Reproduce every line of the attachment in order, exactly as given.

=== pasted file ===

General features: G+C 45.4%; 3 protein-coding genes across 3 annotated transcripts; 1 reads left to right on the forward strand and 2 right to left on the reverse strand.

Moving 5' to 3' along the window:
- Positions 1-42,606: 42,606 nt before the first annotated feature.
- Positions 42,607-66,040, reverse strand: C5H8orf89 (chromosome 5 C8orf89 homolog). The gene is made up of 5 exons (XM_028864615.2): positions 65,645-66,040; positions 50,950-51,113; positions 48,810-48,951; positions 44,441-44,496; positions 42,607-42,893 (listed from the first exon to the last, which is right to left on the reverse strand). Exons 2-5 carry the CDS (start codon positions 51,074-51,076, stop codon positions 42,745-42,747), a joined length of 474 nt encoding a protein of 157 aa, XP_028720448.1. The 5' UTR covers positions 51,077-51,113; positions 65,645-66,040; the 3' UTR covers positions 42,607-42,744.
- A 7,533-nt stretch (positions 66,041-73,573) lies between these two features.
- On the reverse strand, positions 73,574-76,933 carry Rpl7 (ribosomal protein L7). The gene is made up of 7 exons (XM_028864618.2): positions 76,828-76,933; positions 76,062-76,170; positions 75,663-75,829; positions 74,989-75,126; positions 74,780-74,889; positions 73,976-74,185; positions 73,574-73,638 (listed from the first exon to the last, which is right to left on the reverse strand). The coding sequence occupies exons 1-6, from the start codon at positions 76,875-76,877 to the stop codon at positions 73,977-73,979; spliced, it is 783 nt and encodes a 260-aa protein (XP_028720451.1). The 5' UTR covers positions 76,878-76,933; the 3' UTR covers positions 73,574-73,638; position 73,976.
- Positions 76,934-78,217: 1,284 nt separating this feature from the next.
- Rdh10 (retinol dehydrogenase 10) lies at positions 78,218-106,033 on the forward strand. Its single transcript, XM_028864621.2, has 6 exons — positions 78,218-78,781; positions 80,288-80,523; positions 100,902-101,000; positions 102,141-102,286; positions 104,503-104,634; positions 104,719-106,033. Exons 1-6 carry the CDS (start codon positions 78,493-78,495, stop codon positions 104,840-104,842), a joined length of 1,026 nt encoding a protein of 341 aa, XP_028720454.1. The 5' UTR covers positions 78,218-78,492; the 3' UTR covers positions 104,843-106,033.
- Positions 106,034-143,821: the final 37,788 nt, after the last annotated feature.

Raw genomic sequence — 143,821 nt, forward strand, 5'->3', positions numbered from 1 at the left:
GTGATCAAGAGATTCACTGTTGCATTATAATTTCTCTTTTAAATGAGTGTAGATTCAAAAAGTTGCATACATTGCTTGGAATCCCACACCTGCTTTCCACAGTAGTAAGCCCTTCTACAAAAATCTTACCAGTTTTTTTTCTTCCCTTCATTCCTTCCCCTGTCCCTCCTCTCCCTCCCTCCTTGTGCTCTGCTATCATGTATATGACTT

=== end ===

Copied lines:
General features: G+C 45.4%; 3 protein-coding genes across 3 annotated transcripts; 1 reads left to right on the forward strand and 2 right to left on the reverse strand.

Moving 5' to 3' along the window:
- Positions 1-42,606: 42,606 nt before the first annotated feature.
- Positions 42,607-66,040, reverse strand: C5H8orf89 (chromosome 5 C8orf89 homolog). The gene is made up of 5 exons (XM_028864615.2): positions 65,645-66,040; positions 50,950-51,113; positions 48,810-48,951; positions 44,441-44,496; positions 42,607-42,893 (listed from the first exon to the last, which is right to left on the reverse strand). Exons 2-5 carry the CDS (start codon positions 51,074-51,076, stop codon positions 42,745-42,747), a joined length of 474 nt encoding a protein of 157 aa, XP_028720448.1. The 5' UTR covers positions 51,077-51,113; positions 65,645-66,040; the 3' UTR covers positions 42,607-42,744.
- A 7,533-nt stretch (positions 66,041-73,573) lies between these two features.
- On the reverse strand, positions 73,574-76,933 carry Rpl7 (ribosomal protein L7). The gene is made up of 7 exons (XM_028864618.2): positions 76,828-76,933; positions 76,062-76,170; positions 75,663-75,829; positions 74,989-75,126; positions 74,780-74,889; positions 73,976-74,185; positions 73,574-73,638 (listed from the first exon to the last, which is right to left on the reverse strand). The coding sequence occupies exons 1-6, from the start codon at positions 76,875-76,877 to the stop codon at positions 73,977-73,979; spliced, it is 783 nt and encodes a 260-aa protein (XP_028720451.1). The 5' UTR covers positions 76,878-76,933; the 3' UTR covers positions 73,574-73,638; position 73,976.
- Positions 76,934-78,217: 1,284 nt separating this feature from the next.
- Rdh10 (retinol dehydrogenase 10) lies at positions 78,218-106,033 on the forward strand. Its single transcript, XM_028864621.2, has 6 exons — positions 78,218-78,781; positions 80,288-80,523; positions 100,902-101,000; positions 102,141-102,286; positions 104,503-104,634; positions 104,719-106,033. Exons 1-6 carry the CDS (start codon positions 78,493-78,495, stop codon positions 104,840-104,842), a joined length of 1,026 nt encoding a protein of 341 aa, XP_028720454.1. The 5' UTR covers positions 78,218-78,492; the 3' UTR covers positions 104,843-106,033.
- Positions 106,034-143,821: the final 37,788 nt, after the last annotated feature.

Raw genomic sequence — 143,821 nt, forward strand, 5'->3', positions numbered from 1 at the left:
GTGATCAAGAGATTCACTGTTGCATTATAATTTCTCTTTTAAATGAGTGTAGATTCAAAAAGTTGCATACATTGCTTGGAATCCCACACCTGCTTTCCACAGTAGTAAGCCCTTCTACAAAAATCTTACCAGTTTTTTTTCTTCCCTTCATTCCTTCCCCTGTCCCTCCTCTCCCTCCCTCCTTGTGCTCTGCTATCATGTATATGACTT